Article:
Jimmy Kimmel returns to New York for a week of "Jimmy Kimmel Live!" from the Brooklyn Academy of Music on Monday.
The Brooklyn shows come about a year after Kimmel garnered increased attention for his emotional monologues about gun violence following the mass shooting in Las Vegas and healthcare reform after his infant son, Billy, recovered from heart surgery.
In a recent interview with CNN, Kimmel opened up about those monologues, President Trump and the changing world of late night.
So you're back in Brooklyn. Why don't you just stay? Most of the other late-night hosts are here.
It's a good idea, I never really thought about that. I think if I stayed, I'd weigh 350 pounds. I don't have the self-control to live here.
You have Democratic congressional candidate Alexandria Ocasio-Cortez on the show this week. Why did you think it was necessary and important to have her as a guest?
I don't think it's necessary or important. I think it'll be fun to talk to her, though. I've been interested in her, and I see that she's got a real spark.
You had President Trump on as a candidate. Say he came on the show again as president, what would you talk about?
He's an interesting character, I think, because when he's sitting next to you, much like we saw with Kanye [West], he'll agree with what you say. And I don't think he's being disingenuous, I think he is a chameleon in that way. I mean, the guy was a Democrat 12 years ago. The guy was one of Hillary Clinton's supporters and now it's all so preposterous.
It's funny because I used to think well, maybe I could convince him of something, and that's indeed what I tried to do when it came to immigration. And he sat there, and it seemed like he was agreeing with me, and I don't know, it seemed like we made some kind of progress. And then it became clear that I was an idiot, and we didn't make any progress because whatever room he's in, whoever's in that room applauding him, or encouraging him, those are the people that he's going to go along with.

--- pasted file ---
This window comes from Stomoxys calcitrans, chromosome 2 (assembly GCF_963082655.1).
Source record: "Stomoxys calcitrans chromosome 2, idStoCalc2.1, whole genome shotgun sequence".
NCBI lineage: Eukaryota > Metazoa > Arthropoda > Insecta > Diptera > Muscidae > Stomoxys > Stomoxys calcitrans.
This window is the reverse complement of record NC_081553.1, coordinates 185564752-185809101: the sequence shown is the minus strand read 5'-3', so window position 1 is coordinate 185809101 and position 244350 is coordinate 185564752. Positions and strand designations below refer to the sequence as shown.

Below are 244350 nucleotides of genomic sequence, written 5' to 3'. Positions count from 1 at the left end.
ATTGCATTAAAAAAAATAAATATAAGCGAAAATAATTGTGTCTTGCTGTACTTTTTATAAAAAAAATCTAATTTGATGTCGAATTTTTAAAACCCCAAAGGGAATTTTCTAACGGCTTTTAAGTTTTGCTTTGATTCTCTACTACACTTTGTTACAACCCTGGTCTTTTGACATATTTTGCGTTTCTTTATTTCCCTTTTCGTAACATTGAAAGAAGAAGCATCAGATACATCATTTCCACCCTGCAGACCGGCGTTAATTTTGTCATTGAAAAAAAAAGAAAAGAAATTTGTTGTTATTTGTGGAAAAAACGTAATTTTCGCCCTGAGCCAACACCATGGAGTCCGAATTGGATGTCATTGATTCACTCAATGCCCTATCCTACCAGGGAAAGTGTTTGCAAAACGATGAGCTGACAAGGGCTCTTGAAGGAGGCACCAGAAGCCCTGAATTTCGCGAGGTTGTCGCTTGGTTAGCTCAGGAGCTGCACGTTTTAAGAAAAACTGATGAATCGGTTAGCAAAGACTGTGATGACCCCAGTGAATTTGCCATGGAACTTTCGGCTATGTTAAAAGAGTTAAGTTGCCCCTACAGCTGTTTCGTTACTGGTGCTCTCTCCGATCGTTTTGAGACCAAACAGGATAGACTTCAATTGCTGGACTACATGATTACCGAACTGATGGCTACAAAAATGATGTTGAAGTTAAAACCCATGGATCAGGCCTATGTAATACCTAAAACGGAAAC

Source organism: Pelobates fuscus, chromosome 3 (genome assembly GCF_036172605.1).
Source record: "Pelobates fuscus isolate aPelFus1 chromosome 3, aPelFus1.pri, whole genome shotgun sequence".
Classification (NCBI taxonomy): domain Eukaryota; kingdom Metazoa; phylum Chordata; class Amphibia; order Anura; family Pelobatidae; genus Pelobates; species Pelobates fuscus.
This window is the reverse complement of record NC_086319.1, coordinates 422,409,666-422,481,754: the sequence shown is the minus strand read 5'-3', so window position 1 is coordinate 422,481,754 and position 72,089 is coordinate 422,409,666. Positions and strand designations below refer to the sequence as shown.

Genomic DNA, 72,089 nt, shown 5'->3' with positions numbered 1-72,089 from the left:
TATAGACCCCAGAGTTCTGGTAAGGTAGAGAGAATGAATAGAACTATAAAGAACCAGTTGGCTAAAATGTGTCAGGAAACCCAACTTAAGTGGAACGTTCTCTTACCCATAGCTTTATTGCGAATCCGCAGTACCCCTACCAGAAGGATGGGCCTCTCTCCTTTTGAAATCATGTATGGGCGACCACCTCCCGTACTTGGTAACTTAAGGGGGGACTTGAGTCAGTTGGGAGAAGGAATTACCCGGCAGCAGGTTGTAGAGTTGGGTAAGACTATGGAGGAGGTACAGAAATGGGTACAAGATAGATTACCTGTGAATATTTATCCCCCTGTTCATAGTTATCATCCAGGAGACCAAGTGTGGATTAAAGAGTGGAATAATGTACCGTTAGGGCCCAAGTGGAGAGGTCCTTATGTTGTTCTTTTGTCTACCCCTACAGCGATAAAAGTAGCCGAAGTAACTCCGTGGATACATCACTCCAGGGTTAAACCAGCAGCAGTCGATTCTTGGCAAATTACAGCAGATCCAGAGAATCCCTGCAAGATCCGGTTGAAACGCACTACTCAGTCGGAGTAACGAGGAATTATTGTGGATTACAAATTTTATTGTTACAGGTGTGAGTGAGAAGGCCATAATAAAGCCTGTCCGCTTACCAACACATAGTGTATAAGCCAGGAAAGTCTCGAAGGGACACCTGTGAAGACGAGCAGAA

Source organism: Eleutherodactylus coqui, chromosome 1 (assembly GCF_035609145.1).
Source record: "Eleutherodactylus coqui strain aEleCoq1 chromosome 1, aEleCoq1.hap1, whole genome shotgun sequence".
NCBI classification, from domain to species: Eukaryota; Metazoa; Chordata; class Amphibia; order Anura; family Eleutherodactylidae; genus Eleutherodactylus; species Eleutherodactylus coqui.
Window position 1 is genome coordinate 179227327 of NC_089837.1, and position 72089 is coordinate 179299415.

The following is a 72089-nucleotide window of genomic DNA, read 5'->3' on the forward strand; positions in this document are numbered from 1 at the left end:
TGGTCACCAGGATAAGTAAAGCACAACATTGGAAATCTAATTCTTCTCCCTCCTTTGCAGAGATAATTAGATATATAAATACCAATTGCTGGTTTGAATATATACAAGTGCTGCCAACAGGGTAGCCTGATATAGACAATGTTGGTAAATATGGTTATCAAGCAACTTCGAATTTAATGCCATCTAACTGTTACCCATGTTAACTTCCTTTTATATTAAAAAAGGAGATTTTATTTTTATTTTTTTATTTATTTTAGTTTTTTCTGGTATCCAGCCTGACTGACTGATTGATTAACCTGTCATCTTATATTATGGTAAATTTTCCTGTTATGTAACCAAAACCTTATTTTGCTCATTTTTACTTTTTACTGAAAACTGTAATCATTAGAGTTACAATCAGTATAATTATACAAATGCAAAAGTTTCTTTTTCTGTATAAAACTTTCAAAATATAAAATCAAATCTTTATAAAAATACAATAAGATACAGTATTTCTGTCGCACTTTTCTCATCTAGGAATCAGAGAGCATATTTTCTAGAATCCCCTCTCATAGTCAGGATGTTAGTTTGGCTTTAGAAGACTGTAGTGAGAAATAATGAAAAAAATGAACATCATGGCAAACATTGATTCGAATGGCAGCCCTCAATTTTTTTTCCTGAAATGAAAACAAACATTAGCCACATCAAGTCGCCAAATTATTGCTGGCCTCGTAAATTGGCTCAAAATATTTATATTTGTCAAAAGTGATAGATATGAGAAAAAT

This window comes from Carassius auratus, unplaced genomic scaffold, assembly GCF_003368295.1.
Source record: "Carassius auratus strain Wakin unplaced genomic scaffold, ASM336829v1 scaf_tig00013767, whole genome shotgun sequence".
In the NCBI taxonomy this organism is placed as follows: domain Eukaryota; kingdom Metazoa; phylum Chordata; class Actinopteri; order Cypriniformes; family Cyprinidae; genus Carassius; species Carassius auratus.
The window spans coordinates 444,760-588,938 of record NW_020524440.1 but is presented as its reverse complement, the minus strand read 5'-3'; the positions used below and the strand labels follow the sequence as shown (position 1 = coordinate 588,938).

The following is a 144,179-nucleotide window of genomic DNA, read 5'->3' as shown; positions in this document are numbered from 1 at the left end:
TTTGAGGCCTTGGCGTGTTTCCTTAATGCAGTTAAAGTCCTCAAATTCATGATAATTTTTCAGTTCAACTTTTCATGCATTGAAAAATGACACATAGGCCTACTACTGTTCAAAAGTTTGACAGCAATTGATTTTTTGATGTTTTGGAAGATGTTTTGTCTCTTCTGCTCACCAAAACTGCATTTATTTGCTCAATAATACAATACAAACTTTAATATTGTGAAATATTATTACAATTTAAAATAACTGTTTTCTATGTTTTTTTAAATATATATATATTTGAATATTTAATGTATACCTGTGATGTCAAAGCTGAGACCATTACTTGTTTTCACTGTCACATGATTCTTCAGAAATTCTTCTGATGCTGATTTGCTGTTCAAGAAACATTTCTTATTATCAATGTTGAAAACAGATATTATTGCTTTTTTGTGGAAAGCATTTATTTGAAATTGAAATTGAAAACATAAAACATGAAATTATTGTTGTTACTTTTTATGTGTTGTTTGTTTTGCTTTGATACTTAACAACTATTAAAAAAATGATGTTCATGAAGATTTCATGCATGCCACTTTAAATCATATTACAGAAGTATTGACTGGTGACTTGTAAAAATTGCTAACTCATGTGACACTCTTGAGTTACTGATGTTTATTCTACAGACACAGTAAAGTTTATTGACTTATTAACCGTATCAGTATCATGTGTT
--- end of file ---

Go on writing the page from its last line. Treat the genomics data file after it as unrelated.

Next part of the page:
You haven't cried on air as much this year as you did last year, so that's great.
[Laughs] Yes, well, I haven't had any of my children almost die, wise guy.
In all seriousness, those were really emotional monologues you had about a year ago with healthcare and the shooting in Las Vegas. Do you feel like those monologues made a difference?
I don't know. I would never say that they did because I really don't know if they did. I know there are people who think they did, and there are people who think they didn't. I never like to put more weight on something that I did. The gun control made no difference obviously, because we've still done nothing in that area, and everybody seems to be okay with that, and it's all going to happen again.
But, with healthcare, that did happen to be at a moment where it may have had an effect, and I think also at that time, it was before our friends in the extreme right wing of the Republican party decided to position me as some kind of a partisan shield for the Democratic party, which I am not. I was just speaking about my experiences and the experiences of other parents that I had seen and people I talked to. You're embedded in a hospital with people who are all very, very concerned about their children's health. While it's simple to say, "Oh, well, if your child has a life threatening situation, yes, you're gonna get an operation. They're not gonna let your kid die," and that is true. But there's so much more to it than that. Certainly the impact that it has on a family financially, but also we had to take our son to the doctor twice a week for six months after that. These things are expensive, and those things are not covered in an emergency situation. And those things are necessary to keep your child alive.
Also, just speaking to people who told me their stories as a result of me telling my story really made it very, very clear to me that we need to take care of people who have these pre-existing conditions. We can't just throw people on a trash heap because they can't afford what I can afford.
How has your comedy changed as a late-night host over 15 years?
I think late-night comedy has changed, and I have been a part of that. I think Jon Stewart was really definitely the person who lit that fire, and then of course Trump coming in made us all feel like we're in an emergency situation. Also, the news of the day, every day, is about Donald Trump. I always look at my job as someone who comments on the news of the day. You go to dinner and it's all people talk about. It used to be everyone talked about Netflix all the time. That's been replaced by Donald Trump.
You've been doing this about 15 years now, and your contract is coming to an end soon. Are you gonna keep doing this, or are we in the last days of "Jimmy Kimmel Live"?
I don't wan to push anybody off their perch, but there's talk that I might replace Jeanne Moos on CNN. Don't tell her though, I don't want to get her nervous. [laughs].
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